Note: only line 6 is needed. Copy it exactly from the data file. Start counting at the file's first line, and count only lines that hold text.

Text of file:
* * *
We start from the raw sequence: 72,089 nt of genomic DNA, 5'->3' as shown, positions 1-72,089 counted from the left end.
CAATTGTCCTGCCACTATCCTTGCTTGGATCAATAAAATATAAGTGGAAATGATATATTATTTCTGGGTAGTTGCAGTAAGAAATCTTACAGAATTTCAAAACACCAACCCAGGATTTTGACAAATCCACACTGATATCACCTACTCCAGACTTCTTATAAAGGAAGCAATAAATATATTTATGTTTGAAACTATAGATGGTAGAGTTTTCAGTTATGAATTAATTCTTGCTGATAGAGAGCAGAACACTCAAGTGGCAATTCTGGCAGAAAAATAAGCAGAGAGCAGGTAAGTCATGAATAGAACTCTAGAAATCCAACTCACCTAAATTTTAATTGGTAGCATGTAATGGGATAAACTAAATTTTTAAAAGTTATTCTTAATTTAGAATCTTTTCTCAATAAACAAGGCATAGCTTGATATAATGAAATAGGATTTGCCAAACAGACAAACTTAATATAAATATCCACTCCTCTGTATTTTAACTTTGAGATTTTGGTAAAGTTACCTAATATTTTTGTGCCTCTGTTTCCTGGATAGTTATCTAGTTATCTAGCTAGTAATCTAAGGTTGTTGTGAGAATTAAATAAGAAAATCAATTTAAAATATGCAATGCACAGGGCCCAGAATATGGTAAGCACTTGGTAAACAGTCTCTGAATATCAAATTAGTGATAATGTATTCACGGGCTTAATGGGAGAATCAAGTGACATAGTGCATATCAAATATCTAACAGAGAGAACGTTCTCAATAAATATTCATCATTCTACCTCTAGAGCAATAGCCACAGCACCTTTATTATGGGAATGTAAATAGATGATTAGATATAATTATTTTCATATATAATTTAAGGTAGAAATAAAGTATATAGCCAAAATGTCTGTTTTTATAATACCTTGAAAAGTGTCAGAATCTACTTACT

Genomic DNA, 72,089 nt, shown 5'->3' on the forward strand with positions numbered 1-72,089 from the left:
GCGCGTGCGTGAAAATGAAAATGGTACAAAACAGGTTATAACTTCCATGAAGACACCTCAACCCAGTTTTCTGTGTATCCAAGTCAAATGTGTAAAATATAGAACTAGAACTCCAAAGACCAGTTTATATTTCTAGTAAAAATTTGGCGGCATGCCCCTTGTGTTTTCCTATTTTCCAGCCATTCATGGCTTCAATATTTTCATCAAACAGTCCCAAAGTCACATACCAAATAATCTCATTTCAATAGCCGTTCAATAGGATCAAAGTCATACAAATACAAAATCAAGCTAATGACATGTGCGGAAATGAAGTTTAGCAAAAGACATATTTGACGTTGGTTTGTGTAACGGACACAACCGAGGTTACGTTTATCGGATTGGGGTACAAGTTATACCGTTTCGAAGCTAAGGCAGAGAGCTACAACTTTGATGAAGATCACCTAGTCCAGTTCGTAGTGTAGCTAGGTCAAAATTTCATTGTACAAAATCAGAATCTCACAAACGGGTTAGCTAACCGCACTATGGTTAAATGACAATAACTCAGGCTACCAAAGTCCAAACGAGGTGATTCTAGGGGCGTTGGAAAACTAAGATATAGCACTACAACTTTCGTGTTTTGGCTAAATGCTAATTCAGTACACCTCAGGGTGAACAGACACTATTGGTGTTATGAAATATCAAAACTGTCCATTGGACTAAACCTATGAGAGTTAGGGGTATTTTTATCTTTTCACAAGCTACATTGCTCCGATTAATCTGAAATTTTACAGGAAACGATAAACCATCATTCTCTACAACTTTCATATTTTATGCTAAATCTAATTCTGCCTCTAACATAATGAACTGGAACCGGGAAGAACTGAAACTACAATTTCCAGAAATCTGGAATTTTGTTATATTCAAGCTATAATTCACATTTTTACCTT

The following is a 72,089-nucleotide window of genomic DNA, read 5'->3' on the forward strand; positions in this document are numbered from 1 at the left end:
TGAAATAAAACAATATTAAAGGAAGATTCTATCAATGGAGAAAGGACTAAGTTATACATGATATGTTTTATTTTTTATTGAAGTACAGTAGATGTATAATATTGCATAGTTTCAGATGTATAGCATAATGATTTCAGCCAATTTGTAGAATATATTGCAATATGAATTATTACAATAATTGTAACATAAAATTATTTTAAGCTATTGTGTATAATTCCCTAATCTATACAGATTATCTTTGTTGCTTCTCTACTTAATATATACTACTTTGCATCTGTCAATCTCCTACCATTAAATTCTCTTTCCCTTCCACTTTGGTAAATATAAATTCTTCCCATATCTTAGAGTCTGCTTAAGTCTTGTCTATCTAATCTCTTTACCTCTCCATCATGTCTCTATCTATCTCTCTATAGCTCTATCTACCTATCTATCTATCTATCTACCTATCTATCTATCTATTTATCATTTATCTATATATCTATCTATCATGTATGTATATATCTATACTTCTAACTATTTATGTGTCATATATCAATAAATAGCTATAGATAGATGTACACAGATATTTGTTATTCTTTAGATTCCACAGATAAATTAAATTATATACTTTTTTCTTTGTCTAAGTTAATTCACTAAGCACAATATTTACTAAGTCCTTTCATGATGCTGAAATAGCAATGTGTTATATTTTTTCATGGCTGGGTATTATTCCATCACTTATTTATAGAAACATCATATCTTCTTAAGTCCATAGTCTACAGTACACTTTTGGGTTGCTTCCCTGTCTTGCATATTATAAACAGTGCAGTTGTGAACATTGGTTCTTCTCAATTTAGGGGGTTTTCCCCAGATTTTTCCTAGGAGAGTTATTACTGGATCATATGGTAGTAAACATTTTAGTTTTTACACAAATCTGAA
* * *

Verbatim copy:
TGAAATAAAACAATATTAAAGGAAGATTCTATCAATGGAGAAAGGACTAAGTTATACATGATATGTTTTATTTTTTATTGAAGTACAGTAGATGTATAATATTGCATAGTTTCAGATGTATAGCATAATGATTTCAGCCAATTTGTAGAATATATTGCAATATGAATTATTACAATAATTGTAACATAAAATTATTTTAAGCTATTGTGTATAATTCCCTAATCTATACAGATTATCTTTGTTGCTTCTCTACTTAATATATACTACTTTGCATCTGTCAATCTCCTACCATTAAATTCTCTTTCCCTTCCACTTTGGTAAATATAAATTCTTCCCATATCTTAGAGTCTGCTTAAGTCTTGTCTATCTAATCTCTTTACCTCTCCATCATGTCTCTATCTATCTCTCTATAGCTCTATCTACCTATCTATCTATCTATCTACCTATCTATCTATCTATTTATCATTTATCTATATATCTATCTATCATGTATGTATATATCTATACTTCTAACTATTTATGTGTCATATATCAATAAATAGCTATAGATAGATGTACACAGATATTTGTTATTCTTTAGATTCCACAGATAAATTAAATTATATACTTTTTTCTTTGTCTAAGTTAATTCACTAAGCACAATATTTACTAAGTCCTTTCATGATGCTGAAATAGCAATGTGTTATATTTTTTCATGGCTGGGTATTATTCCATCACTTATTTATAGAAACATCATATCTTCTTAAGTCCATAGTCTACAGTACACTTTTGGGTTGCTTCCCTGTCTTGCATATTATAAACAGTGCAGTTGTGAACATTGGTTCTTCTCAATTTAGGGGGTTTTCCCCAGATTTTTCCTAGGAGAGTTATTACTGGATCATATGGTAGTAAACATTTTAGTTTTTACACAAATCTGAA